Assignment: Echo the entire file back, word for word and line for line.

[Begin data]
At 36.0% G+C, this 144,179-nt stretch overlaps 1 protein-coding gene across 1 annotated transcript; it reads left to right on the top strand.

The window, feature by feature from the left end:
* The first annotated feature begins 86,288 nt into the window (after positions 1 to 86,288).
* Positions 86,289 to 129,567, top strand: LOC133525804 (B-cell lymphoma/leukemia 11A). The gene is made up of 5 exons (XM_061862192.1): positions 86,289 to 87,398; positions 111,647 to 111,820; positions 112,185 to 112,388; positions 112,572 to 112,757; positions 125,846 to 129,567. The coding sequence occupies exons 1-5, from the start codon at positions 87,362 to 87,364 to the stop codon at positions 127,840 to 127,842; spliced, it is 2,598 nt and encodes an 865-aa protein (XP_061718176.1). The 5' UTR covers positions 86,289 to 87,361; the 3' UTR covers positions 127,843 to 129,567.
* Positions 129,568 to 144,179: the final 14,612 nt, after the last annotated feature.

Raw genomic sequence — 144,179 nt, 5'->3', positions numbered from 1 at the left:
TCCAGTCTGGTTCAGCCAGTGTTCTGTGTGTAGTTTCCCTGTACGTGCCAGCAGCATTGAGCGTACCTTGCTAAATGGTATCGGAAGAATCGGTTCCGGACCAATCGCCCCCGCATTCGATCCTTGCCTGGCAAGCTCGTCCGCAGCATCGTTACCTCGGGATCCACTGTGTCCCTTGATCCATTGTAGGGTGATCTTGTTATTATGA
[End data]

At 36.0% G+C, this 144,179-nt stretch overlaps 1 protein-coding gene across 1 annotated transcript; it reads left to right on the top strand.

The window, feature by feature from the left end:
* The first annotated feature begins 86,288 nt into the window (after positions 1 to 86,288).
* Positions 86,289 to 129,567, top strand: LOC133525804 (B-cell lymphoma/leukemia 11A). The gene is made up of 5 exons (XM_061862192.1): positions 86,289 to 87,398; positions 111,647 to 111,820; positions 112,185 to 112,388; positions 112,572 to 112,757; positions 125,846 to 129,567. The coding sequence occupies exons 1-5, from the start codon at positions 87,362 to 87,364 to the stop codon at positions 127,840 to 127,842; spliced, it is 2,598 nt and encodes an 865-aa protein (XP_061718176.1). The 5' UTR covers positions 86,289 to 87,361; the 3' UTR covers positions 127,843 to 129,567.
* Positions 129,568 to 144,179: the final 14,612 nt, after the last annotated feature.

Raw genomic sequence — 144,179 nt, 5'->3', positions numbered from 1 at the left:
TCCAGTCTGGTTCAGCCAGTGTTCTGTGTGTAGTTTCCCTGTACGTGCCAGCAGCATTGAGCGTACCTTGCTAAATGGTATCGGAAGAATCGGTTCCGGACCAATCGCCCCCGCATTCGATCCTTGCCTGGCAAGCTCGTCCGCAGCATCGTTACCTCGGGATCCACTGTGTCCCTTGATCCATTGTAGGGTGATCTTGTTATTATGA